Late last year, web search company Google entered the browser market with the release of Chrome. Users will be immediately struck by its pared-down user interface, whose design can be credited in large part to Aucklander Ben Goodger.
Goodger, a software engineering graduate of the University of Auckland, cut his browser development teeth on Netscape before becoming lead developer of Firefox. Now he's in charge of Chrome's look and feel, as he explained during a visit to Auckland earlier in the month from his home in California.
What's the underlying thinking in Chrome's user interface?
When we designed the user interface (UI), we focused on minimising the "bulk" of the browser UI - for example, the toolbars, tabs, etc. This is because we wanted to put more emphasis on the web page or app being viewed. So we actually had this kind of ironic mantra given the product name: "content, not chrome".
The biggest theme applied in the development in our UI is "reduction". We reduced the number of buttons, options, and other specific controls that we found were either unnecessary or cumbersome. We tried to come up with some inventive ways to expose browser features that fit into the flow of existing user actions.
For example, when you visit a site that you've done a search from before, like Trade Me.co.nz, we show a tip in the omnibox on the right side allowing you to transform the omnibox into a special Trade Me-specific search box with a single key press (Tab).
We also spent a lot of time making sure the user interface feels responsive - note how fast the browser starts up, and how little you see the hourglass when using it.
To what extent have ideas from Firefox made their way into Chrome?
There is naturally a cross-pollination of good ideas between all browsers, and Chrome is no different.
There are many things Firefox and other browsers do right, and it makes sense to emulate those things where we don't think we have a substantially better approach.
For example, the fundamental properties of bookmarks are fairly similar across all browsers because that's something that people have found useful over time.
What is it about Chrome that Google thinks will win users over from Internet Explorer, Firefox and Safari?
We think Chrome is a compelling browser option for people who are looking for speed, stability and security.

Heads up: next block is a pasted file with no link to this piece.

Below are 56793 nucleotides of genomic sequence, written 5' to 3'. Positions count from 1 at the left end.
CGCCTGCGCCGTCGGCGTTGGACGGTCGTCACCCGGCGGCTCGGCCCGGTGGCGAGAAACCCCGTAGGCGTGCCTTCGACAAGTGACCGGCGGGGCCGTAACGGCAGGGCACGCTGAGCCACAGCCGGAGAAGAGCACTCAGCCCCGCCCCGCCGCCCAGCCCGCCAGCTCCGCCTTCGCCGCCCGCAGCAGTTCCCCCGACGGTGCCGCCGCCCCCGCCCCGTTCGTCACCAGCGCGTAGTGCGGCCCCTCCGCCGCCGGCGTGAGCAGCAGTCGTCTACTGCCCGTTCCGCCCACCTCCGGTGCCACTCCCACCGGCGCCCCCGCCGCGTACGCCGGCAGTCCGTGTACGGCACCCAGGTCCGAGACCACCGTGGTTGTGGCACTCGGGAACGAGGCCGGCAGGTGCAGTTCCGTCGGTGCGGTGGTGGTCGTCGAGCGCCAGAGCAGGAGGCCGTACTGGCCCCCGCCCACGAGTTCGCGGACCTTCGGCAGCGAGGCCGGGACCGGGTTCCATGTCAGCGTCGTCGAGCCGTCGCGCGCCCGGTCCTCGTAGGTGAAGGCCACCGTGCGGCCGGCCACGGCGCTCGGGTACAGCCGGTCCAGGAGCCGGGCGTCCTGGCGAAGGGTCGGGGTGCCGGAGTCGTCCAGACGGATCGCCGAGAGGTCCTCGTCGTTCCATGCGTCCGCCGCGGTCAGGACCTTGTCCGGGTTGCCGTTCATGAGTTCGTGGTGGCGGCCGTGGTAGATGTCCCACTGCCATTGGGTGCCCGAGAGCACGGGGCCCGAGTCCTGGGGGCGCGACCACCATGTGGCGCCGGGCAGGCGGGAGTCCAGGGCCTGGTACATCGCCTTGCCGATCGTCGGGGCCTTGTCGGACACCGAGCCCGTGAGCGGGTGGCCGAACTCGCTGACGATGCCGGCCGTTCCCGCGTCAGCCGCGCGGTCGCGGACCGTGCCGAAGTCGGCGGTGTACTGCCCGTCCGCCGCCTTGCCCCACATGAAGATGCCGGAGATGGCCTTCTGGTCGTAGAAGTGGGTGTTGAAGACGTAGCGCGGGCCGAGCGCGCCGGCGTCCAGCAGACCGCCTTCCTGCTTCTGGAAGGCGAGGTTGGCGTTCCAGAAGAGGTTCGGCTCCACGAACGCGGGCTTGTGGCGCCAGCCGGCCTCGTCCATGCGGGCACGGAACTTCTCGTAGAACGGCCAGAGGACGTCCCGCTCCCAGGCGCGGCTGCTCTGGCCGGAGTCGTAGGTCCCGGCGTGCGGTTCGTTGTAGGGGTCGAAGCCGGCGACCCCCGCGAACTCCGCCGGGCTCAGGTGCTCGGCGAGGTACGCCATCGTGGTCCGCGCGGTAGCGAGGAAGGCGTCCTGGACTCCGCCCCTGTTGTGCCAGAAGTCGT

Finally, we built the foundation of a more secure browser by "sandboxing" each tab to make it doubly hard for hackers to find bugs to exploit.
Given that web browsers don't make anyone any money, what's the benefit to Google of having one?
Anything that helps people to have a better experience online is a boon. When people have a satisfying online experience they tend to [spend more time there and do more], which is good news for us.
Rod Drury of New Zealand web-based accountancy software company Xero reckons Chrome will be the software release of the year because it has the potential to shift computing off the desktop into the cloud. Is he getting carried away or is that what Google's intention is with Chrome?
We think web-based applications have certain advantages - for example, you can access your information from more locations, and more easily collaborate with others when creating documents.
Creating a richer web platform allows more of the rich applications that have traditionally been bound to desktop software to move online. People get to benefit from the location-independence and ease of collaboration with more and more of their stuff.
Insofar as we can help improve web standards through projects like Gears and Chrome, we are happy to do so.
Chrome's Incognito option looks like Private Browsing on Safari and the InPrivate Browsing feature in Internet Explorer 8. What's its purpose?
People can use Incognito mode any time they want to view a page that they don't want to leave traces on their computer ...
Personally I find Incognito is particularly useful for multiple Gmail profiles. I have a business and personal Gmail account, and can be signed into both simultaneously by logging into one in an Incognito window because the cookie stores are independent.
What changes are in the works, and when are they due?
The next update to Chrome will come with a new version of WebKit, and many other enhancements like Autofill and RSS support.
Are versions for Linux and Mac OS X far away?
We're working hard on it. A number of engineers are contributing to the Mac and Linux versions now, both inside and outside Google, and we're committed to doing a great job for users of these platforms. I'm a Mac user myself at home (though I do most of my development work on Windows), so I am following this with keen interest.
Anthony Doesburg is an Auckland technology journalist